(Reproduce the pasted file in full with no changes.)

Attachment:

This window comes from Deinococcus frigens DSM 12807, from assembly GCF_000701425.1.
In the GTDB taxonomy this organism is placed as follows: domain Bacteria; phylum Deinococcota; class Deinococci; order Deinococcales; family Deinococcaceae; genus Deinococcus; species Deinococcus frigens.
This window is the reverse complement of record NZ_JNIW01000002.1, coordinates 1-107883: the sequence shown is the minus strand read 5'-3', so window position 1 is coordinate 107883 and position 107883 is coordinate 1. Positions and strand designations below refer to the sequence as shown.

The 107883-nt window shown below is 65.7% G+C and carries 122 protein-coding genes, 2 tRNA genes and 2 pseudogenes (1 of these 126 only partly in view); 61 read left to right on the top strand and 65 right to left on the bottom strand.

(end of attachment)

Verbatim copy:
This window comes from Deinococcus frigens DSM 12807, from assembly GCF_000701425.1.
In the GTDB taxonomy this organism is placed as follows: domain Bacteria; phylum Deinococcota; class Deinococci; order Deinococcales; family Deinococcaceae; genus Deinococcus; species Deinococcus frigens.
This window is the reverse complement of record NZ_JNIW01000002.1, coordinates 1-107883: the sequence shown is the minus strand read 5'-3', so window position 1 is coordinate 107883 and position 107883 is coordinate 1. Positions and strand designations below refer to the sequence as shown.

The 107883-nt window shown below is 65.7% G+C and carries 122 protein-coding genes, 2 tRNA genes and 2 pseudogenes (1 of these 126 only partly in view); 61 read left to right on the top strand and 65 right to left on the bottom strand.